I hope you are like this guy:
Not that kind of marching, obviously, but there is a lot of fucking marching in this movie. Which is a bit of a shame, considering its completely over-the-top poster:
Would you be surprised to learn that the savage orgy of destruction this poster promises does not appear in the film?
OK, so, Victor Mature is Hannibal, and he is invading Italy in 218 BC. Target: Rome!
Check it out, guys, Rome! Oh, look, it’s the Colosseum! That’s pretty cool how it travelled back in time to be there 300 years before it was built!
We get like a minute of the Senate fretting about the invasion, and then it’s Hannibal and his men crossing the Alps. And, I am not kidding, this scene goes on for like ten minutes. Just ten minutes of guys and elephants struggling through the mountains.
Now I am sort of torn about this, because on the one hand obviously the crossing of the Alps was a big deal and took a long time — and, to add to that, I really like that the army on the march has loads of supply wagons and herds of livestock and all the stuff an ancient army would really have that you so seldom see in films. On the other hand, this movie is only an hour and forty minutes long, so literally 10% of the running time is just guys marching through the mountains while officers shout “keep going!”
This guy here takes like a second-long warm up before shouting some encouragement.
Anyway, we do have a little dialogue here, and we get to meet Hannibal. Hannibal is smug:
Hannibal is greasy:
Hannibal meets some Gauls:
The Gauls are never seen again.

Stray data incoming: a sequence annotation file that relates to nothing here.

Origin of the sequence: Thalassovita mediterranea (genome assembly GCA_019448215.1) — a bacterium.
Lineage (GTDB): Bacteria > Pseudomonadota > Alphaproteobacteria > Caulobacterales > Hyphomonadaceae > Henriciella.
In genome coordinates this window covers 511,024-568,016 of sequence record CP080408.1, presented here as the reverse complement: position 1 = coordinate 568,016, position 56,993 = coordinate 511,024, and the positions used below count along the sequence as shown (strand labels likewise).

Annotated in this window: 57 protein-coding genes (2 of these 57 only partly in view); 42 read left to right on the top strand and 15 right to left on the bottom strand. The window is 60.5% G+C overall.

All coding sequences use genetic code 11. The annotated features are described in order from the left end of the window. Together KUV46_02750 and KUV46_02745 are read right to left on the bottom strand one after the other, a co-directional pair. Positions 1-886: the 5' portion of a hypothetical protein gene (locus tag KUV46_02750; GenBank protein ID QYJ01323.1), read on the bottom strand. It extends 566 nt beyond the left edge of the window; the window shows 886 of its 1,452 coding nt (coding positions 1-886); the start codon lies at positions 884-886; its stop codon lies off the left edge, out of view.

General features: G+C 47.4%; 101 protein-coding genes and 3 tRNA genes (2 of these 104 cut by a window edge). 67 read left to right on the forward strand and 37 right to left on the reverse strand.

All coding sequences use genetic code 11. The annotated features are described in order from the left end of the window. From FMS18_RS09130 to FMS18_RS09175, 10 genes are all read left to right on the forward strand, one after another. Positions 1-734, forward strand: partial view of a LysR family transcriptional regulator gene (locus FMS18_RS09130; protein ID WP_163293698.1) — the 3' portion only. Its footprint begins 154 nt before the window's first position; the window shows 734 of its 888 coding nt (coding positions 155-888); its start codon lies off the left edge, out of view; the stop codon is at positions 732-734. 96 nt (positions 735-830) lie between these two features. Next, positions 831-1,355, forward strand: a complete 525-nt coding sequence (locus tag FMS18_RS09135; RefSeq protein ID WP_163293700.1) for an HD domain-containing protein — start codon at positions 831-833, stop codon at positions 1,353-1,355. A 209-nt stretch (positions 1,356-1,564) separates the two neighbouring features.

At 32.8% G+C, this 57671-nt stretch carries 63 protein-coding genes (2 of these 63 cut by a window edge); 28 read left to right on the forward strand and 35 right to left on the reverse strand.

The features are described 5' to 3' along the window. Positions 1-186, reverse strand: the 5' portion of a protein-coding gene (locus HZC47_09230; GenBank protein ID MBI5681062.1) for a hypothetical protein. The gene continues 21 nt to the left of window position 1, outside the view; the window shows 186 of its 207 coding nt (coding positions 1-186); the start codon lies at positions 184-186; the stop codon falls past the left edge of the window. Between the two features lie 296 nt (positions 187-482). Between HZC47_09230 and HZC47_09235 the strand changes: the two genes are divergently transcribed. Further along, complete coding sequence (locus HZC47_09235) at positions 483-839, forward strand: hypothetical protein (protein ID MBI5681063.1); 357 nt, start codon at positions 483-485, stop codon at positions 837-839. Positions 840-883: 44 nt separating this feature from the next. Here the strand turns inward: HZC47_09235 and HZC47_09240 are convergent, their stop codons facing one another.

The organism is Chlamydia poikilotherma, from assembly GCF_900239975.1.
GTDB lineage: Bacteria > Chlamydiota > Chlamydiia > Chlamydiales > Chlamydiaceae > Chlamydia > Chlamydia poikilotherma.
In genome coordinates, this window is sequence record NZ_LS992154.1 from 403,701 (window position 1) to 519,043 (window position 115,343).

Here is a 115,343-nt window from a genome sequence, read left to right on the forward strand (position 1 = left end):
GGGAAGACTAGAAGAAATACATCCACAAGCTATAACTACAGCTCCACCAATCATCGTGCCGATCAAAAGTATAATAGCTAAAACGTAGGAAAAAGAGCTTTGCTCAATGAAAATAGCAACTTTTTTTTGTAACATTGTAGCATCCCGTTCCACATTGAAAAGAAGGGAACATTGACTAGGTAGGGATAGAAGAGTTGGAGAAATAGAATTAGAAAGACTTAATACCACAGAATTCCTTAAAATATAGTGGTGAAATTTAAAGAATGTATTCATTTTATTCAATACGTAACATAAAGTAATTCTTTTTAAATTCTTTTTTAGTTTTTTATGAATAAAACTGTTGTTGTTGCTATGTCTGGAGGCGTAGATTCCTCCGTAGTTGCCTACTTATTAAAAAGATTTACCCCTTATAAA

Hannibal meets a Roman girl and takes her captive but then falls in love with her. In a weird coincidence, it’s Rita Gam from Sign of the Pagan.
Hannibal fights some confusing, unconvincing battles with the Romans in which they clash their tin swords against each other. Hannibal loses an eye, but not in battle, just to an eye infection. This was a really serious problem in the ancient world, and if you don’t believe me, look at any Roman army medical record. It’s nothing but eye inflammations from hell to breakfast.
The Senate waffles around a bit, and Hannibal wins another vague and confusing battle. He romances Rita Gam a bit more. There is dissension among the Carthaginian officers, and one of them tries to have Rita Gam killed, but fails. He then fights Hannibal, using a … thingummy …
It’s like a shield with a big old spiky spear coming out of it … I have no idea.
Anyway, Hannibal is victorious, and he celebrates by having like five or six half-naked guys punch each other, which the Carthaginian crowd seem to think is super-duper exciting. Way out of proportion to its actual excitingness, considering their camp is full of elephants and stuff.
Anyway, in Hannibal’s hour of victory, dissension in the ranks comes back to bite him in the ass; promised reinforcements from Carthage don’t arrive, but his wife and kid do, exposing him for the greasy philanderer he is. One of Hannibal’s brothers gets killed in a scene that’s played like we’re supposed to know who he was. Rita Gam runs off back to Rome and kills herself. The end. Hannibal’s last lines are just him saying “march!” over and over again, which is sadly appropriate.
The movie is more-or-less historical in its outline, plus or minus a shoehorned-in love story and a bunch of simplifications for brevity. It’s meant to be a spectacle, I think, with lots of big battles and scenery and elephants, and it certainly has elephants, I’ll give it that. But for a giant historical spectacle, it’s also just really boring, with a lot of guys in minidresses clanging tin swords against each other.
Partly it suffers from the historical movie problem of trying to fit real events into a cinematic narrative when the actual story of Hannibal’s invasion of Italy is really kind of anticlimactic; all the good stuff is in the beginning and middle, and the end just kind of fizzles out.